I threw out all of the stock artwork our vendor provided in favor of original designs and was asked to be one of their keynote speakers.
I know what it feels like to have vital content that isn’t being delivered well: it’s painful. And it’s frustrating to be the person who is limited by the materials or programs available–you would do better if you could or if someone could help you.
When I was involved in the design and implementation of a virtual onboarding environment for new employees, our vendor provided us with a couple dozen off-the-shelf architectural environments to use as virtual rooms. At first we had been blown away by their look-and-feel and couldn’t wait to pick one.
True–none of the environments looked like “us.” But we found one we were excited about using.
Then a c-suite manager mentioned that she hated the hexagonal areas of sunshine on the floors in the pictures.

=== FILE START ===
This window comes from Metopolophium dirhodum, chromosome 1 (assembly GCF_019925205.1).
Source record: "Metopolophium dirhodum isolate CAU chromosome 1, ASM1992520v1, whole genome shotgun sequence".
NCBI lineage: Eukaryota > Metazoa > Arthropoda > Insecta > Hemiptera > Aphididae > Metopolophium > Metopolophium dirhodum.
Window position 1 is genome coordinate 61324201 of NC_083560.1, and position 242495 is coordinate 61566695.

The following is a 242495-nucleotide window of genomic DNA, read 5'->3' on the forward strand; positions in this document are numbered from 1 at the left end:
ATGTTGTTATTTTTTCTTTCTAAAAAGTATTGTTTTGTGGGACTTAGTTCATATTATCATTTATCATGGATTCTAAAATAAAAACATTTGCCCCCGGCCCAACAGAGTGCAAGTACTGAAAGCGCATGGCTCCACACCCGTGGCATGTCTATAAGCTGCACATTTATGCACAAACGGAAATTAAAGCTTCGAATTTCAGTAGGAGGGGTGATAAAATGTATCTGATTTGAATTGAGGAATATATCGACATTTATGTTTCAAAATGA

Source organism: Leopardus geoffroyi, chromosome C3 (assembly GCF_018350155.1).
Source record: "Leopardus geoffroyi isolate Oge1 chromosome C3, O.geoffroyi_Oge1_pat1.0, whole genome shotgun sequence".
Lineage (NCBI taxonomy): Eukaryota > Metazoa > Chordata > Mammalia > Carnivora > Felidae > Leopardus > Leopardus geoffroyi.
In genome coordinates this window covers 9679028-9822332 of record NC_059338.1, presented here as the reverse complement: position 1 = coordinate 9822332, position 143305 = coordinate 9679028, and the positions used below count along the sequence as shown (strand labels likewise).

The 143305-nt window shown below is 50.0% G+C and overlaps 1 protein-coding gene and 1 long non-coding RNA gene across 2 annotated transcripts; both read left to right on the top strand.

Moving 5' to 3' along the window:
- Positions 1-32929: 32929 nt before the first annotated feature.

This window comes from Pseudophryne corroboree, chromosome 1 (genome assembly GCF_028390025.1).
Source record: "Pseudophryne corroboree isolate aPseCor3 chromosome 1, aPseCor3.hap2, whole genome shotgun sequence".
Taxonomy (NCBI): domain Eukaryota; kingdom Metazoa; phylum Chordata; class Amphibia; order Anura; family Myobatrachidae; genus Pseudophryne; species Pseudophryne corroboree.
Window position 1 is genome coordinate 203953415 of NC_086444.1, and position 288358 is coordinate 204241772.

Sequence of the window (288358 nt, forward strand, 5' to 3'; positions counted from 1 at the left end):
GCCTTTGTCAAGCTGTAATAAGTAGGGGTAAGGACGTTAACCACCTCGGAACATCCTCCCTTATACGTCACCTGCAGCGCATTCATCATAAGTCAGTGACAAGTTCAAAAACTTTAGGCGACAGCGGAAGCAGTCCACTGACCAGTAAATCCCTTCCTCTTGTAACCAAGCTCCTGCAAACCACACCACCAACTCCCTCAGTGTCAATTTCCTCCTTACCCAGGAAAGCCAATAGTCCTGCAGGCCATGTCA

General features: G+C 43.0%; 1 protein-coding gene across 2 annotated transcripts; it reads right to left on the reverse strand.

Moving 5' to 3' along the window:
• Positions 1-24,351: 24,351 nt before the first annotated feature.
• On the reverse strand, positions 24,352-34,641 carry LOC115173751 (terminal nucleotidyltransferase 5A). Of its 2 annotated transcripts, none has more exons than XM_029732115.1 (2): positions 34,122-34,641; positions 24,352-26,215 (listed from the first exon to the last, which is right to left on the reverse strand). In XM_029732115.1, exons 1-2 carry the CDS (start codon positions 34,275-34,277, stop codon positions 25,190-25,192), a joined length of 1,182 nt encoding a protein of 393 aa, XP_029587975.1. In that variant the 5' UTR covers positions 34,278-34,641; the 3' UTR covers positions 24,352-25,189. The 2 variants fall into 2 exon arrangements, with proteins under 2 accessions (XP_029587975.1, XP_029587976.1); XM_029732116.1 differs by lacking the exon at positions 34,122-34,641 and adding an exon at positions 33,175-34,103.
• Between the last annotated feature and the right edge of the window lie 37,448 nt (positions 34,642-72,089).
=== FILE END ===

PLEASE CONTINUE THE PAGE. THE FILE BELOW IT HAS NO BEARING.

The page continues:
After tinkering with the images for a few days, I became convinced that we needed to throw them all out.
So I spent an evening with my home architecture program creating a mock-up that incorporated elements found in our actual offices: colors, finishes, furniture, etc. I presented the idea to my manager and she recommended the concept to the rest of senior leadership.
I worked with our vendor to match their specifications and created a completely unique environment that was packed with our look, feel, and branding. I spent a day staging areas and photographing them and then time crafting the virtual onboarding rooms.
Our vendor was so impressed with our environments, content, and overall execution that we were asked to be keynote speakers at their 2017 virtual conference.
My passion for high-quality execution extends well beyond the packaging of a product. A pretty wrapper can’t disguise a lack of planning, poor content, or awful delivery. The beauty of my designs is intentionally more than skin deep.